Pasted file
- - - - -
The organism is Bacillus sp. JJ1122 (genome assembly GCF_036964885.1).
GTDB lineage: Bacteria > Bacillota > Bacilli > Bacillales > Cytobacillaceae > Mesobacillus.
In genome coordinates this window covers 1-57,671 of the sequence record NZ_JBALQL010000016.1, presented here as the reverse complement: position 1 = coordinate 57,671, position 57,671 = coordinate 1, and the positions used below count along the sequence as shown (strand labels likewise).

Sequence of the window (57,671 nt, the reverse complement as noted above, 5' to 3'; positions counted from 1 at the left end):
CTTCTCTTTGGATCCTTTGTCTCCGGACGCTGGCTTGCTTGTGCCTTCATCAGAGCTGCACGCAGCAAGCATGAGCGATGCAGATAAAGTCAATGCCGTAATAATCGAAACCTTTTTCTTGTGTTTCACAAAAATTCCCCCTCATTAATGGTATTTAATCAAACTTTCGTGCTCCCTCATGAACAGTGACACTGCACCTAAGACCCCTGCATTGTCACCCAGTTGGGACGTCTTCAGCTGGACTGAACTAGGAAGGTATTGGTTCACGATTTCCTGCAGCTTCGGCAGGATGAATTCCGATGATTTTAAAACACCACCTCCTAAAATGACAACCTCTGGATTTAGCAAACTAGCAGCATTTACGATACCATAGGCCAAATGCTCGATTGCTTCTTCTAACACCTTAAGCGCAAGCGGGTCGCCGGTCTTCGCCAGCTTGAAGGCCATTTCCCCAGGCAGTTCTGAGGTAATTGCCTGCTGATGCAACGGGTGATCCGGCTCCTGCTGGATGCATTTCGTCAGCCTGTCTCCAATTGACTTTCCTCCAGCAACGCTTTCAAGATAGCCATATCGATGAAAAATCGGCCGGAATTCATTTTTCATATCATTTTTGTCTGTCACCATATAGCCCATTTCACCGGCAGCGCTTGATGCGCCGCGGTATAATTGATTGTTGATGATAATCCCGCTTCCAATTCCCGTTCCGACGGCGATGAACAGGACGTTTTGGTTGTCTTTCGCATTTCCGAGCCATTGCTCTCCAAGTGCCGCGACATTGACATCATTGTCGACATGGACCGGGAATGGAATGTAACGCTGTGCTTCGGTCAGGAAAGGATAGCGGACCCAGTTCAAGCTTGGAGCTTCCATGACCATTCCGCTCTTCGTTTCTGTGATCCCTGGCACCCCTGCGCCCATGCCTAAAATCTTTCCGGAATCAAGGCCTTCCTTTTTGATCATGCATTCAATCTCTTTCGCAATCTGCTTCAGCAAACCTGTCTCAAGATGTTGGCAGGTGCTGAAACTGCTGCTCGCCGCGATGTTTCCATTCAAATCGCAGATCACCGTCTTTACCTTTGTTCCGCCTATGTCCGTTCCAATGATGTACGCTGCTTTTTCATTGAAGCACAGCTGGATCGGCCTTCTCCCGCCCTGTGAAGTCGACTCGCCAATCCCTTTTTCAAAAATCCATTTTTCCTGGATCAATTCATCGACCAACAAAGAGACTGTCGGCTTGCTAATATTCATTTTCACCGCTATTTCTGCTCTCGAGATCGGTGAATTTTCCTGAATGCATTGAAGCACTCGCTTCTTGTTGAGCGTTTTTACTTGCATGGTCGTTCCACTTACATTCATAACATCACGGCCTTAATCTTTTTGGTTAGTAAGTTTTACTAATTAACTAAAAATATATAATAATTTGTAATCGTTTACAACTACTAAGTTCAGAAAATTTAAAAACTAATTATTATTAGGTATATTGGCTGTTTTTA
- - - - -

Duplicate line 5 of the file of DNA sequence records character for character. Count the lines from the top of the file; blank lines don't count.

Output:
CTTCTCTTTGGATCCTTTGTCTCCGGACGCTGGCTTGCTTGTGCCTTCATCAGAGCTGCACGCAGCAAGCATGAGCGATGCAGATAAAGTCAATGCCGTAATAATCGAAACCTTTTTCTTGTGTTTCACAAAAATTCCCCCTCATTAATGGTATTTAATCAAACTTTCGTGCTCCCTCATGAACAGTGACACTGCACCTAAGACCCCTGCATTGTCACCCAGTTGGGACGTCTTCAGCTGGACTGAACTAGGAAGGTATTGGTTCACGATTTCCTGCAGCTTCGGCAGGATGAATTCCGATGATTTTAAAACACCACCTCCTAAAATGACAACCTCTGGATTTAGCAAACTAGCAGCATTTACGATACCATAGGCCAAATGCTCGATTGCTTCTTCTAACACCTTAAGCGCAAGCGGGTCGCCGGTCTTCGCCAGCTTGAAGGCCATTTCCCCAGGCAGTTCTGAGGTAATTGCCTGCTGATGCAACGGGTGATCCGGCTCCTGCTGGATGCATTTCGTCAGCCTGTCTCCAATTGACTTTCCTCCAGCAACGCTTTCAAGATAGCCATATCGATGAAAAATCGGCCGGAATTCATTTTTCATATCATTTTTGTCTGTCACCATATAGCCCATTTCACCGGCAGCGCTTGATGCGCCGCGGTATAATTGATTGTTGATGATAATCCCGCTTCCAATTCCCGTTCCGACGGCGATGAACAGGACGTTTTGGTTGTCTTTCGCATTTCCGAGCCATTGCTCTCCAAGTGCCGCGACATTGACATCATTGTCGACATGGACCGGGAATGGAATGTAACGCTGTGCTTCGGTCAGGAAAGGATAGCGGACCCAGTTCAAGCTTGGAGCTTCCATGACCATTCCGCTCTTCGTTTCTGTGATCCCTGGCACCCCTGCGCCCATGCCTAAAATCTTTCCGGAATCAAGGCCTTCCTTTTTGATCATGCATTCAATCTCTTTCGCAATCTGCTTCAGCAAACCTGTCTCAAGATGTTGGCAGGTGCTGAAACTGCTGCTCGCCGCGATGTTTCCATTCAAATCGCAGATCACCGTCTTTACCTTTGTTCCGCCTATGTCCGTTCCAATGATGTACGCTGCTTTTTCATTGAAGCACAGCTGGATCGGCCTTCTCCCGCCCTGTGAAGTCGACTCGCCAATCCCTTTTTCAAAAATCCATTTTTCCTGGATCAATTCATCGACCAACAAAGAGACTGTCGGCTTGCTAATATTCATTTTCACCGCTATTTCTGCTCTCGAGATCGGTGAATTTTCCTGAATGCATTGAAGCACTCGCTTCTTGTTGAGCGTTTTTACTTGCATGGTCGTTCCACTTACATTCATAACATCACGGCCTTAATCTTTTTGGTTAGTAAGTTTTACTAATTAACTAAAAATATATAATAATTTGTAATCGTTTACAACTACTAAGTTCAGAAAATTTAAAAACTAATTATTATTAGGTATATTGGCTGTTTTTA